Best practices for designing engaging customer surveys
As we’ve mentioned in previous discussions on the topic, your customers’ patience for surveys is dwindling.
72% of consumers say surveys interfere with their experiences online, whilst 80% of customers state they abandon surveys halfway through filling them out.
These stats highlight just how important survey design has become. But what best practices should you adhere to whilst developing your own customer surveys?
As customer behaviour specialist and managing director of Deliberata, Dr. Tom Wormald says that asking ‘why’ can often be the hardest part of the overall process, as it involves getting to the root of what drove a customer to your brand to begin with:
“Often what we don’t know is the why. We’re able to measure and understand that, say, ‘on the telephone we perform this way’ and ‘online we perform that way’ and so on and so forth. But what we don’t know is why.
“60-70% of a customer’s journey has already happened before they reach a first touchpoint…all of the things that have caused them to come to you to begin with are kind of invisible and difficult to pick up in any typical survey environment. Therefore, when you’re trying to establish what’s driving the likelihood of a customer to recommend or be satisfied, you need to ensure you’ve done as much analysis as is possible to establish what’s got them to the point where you want to survey them.”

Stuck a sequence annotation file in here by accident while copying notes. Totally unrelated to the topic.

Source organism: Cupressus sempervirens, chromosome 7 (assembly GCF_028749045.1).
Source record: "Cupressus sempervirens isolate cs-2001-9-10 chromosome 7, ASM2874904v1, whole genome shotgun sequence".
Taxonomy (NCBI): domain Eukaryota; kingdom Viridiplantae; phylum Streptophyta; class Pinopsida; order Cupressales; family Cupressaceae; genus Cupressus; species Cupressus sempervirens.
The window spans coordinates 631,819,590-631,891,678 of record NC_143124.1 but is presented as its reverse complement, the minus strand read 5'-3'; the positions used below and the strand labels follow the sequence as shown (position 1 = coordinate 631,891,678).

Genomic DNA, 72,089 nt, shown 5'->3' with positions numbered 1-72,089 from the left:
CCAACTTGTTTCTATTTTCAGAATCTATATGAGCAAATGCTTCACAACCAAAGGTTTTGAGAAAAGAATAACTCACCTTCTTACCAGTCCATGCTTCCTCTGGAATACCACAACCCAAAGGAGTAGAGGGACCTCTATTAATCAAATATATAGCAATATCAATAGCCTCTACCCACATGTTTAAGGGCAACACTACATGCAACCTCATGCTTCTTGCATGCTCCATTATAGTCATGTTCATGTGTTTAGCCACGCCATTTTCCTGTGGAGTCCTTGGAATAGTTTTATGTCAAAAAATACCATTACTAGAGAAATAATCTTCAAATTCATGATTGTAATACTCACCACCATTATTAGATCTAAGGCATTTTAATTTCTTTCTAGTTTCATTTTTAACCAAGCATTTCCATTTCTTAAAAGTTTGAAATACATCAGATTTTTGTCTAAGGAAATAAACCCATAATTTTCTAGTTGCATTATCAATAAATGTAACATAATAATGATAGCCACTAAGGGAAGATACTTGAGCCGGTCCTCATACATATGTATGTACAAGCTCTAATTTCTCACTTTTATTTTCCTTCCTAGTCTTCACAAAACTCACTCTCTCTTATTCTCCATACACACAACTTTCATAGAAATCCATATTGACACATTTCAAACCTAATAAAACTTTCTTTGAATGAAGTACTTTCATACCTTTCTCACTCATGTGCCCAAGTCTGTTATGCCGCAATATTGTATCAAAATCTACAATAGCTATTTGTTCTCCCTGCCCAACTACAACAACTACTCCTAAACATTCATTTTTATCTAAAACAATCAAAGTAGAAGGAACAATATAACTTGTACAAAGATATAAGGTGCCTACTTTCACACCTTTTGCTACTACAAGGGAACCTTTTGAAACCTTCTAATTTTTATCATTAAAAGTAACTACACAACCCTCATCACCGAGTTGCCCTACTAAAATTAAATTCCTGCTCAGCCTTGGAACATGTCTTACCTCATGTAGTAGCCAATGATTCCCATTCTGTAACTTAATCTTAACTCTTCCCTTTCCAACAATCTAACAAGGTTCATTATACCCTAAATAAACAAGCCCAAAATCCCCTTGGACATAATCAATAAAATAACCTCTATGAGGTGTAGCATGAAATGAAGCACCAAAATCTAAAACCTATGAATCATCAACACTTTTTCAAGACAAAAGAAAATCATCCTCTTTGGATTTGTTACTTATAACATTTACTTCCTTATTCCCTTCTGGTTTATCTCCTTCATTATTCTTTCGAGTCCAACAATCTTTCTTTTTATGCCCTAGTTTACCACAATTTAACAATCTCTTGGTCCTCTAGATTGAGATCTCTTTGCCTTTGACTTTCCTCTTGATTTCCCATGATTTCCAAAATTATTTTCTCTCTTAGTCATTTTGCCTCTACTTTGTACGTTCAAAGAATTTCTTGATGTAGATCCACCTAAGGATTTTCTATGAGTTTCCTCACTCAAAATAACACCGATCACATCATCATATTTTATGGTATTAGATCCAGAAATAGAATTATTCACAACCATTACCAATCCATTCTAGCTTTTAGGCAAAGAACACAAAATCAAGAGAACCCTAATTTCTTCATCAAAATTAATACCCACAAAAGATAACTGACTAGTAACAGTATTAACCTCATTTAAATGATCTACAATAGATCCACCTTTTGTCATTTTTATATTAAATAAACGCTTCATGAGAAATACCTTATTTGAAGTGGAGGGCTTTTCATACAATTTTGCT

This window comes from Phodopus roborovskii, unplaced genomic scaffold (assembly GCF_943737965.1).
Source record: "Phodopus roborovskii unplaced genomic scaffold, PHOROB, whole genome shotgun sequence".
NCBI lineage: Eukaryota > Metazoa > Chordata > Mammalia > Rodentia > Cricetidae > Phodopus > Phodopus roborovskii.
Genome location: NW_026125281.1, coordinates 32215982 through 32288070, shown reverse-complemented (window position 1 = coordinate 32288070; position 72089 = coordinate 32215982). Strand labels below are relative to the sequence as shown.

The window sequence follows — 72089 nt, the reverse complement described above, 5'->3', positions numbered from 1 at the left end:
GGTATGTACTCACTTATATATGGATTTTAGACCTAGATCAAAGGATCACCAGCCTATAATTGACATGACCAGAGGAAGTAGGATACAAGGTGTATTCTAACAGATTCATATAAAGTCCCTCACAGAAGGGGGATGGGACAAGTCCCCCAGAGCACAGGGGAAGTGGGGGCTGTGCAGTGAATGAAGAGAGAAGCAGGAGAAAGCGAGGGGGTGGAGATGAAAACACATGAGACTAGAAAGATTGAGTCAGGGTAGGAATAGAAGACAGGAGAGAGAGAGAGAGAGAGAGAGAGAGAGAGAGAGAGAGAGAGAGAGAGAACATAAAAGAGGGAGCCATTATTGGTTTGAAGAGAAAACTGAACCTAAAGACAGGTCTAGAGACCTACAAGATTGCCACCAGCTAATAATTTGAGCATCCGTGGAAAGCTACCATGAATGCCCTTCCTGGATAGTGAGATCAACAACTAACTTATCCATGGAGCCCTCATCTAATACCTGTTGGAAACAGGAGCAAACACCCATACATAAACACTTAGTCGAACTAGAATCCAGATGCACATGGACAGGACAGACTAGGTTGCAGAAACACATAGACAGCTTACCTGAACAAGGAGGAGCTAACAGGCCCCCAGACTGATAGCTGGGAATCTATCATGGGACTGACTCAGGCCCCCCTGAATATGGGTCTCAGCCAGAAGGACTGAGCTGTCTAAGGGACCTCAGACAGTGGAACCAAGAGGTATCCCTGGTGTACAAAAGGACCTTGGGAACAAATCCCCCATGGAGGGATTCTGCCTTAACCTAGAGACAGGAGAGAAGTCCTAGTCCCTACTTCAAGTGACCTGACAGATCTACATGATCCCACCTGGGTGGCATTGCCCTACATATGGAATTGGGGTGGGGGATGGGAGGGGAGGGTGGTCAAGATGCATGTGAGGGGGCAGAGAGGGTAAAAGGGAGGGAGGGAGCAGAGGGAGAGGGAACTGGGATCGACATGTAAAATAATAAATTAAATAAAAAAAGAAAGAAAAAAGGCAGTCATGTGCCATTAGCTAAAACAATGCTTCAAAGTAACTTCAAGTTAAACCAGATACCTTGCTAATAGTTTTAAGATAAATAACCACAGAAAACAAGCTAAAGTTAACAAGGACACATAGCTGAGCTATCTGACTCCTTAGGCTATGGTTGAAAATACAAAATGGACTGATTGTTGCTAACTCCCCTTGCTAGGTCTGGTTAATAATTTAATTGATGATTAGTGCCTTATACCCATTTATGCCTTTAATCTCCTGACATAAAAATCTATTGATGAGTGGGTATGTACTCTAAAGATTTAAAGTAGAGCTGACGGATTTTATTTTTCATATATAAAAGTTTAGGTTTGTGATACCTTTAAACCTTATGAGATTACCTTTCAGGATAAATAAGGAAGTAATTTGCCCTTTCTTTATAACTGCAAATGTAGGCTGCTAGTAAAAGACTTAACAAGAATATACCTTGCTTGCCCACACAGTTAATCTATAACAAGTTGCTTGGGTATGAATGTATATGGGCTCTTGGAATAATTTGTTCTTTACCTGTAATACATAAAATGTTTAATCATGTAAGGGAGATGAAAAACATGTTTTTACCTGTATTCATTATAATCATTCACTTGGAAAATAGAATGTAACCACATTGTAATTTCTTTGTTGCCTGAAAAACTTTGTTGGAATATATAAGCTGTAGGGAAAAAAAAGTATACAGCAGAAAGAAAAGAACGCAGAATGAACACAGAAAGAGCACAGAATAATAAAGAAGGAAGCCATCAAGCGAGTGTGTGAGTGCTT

Be relevant and timely
Increasingly, the relevance and point of contact can be a key determinate for whether customers decide to provide feedback via a survey you’ve put out.
A key example of this is highlighted in Interaction Metrics’ Point-of-Purchase Survey Study, which examined the surveying methods of top US retailers.
“Walmart asked four introductory questions irrelevant to the customer’s experience, and required the input of two receipt codes. Really? That’s a hassle,” Martha Brooke, chief customer experience analyst and founder of Interaction Metrics told Customer Think, in discussing the report’s results.
“A survey should certainly never take longer than the interaction itself; in fact, it should take less time. Family Dollar asked a whopping 69 questions in their survey—with ten seconds a question that’s over ten minutes spent reflecting on items that cost a buck.”
James Bolle, head of client services EMEA for InMoment, believes many more surveys should lean on easily accessible data to better guide a business about their point of delivery:
“If a survey is given to a customer at a time where they’ve had a high level of connection, they’ve had an important touchpoint, an experience that matters to them and is respectful of their time and allows them to tell their story and what’s important to them, then that’s a relevant survey.
“If you’re halfway through a meal it’s not much use getting an email asking you how your meal was because you haven’t finished it. You have to send surveys at the right time and in a way that means customers are happy to converse with a brand.
“We’ve seen a lot of success with brands that are integrating feedback into their mobile apps, or issuing digital invitations in a much more sensitive way – so, at a point where you know someone has been in your store, called your contact centre or been on your website, you’re able to deliver them a personalised opportunity to provide feedback.”
Only ask things you don’t know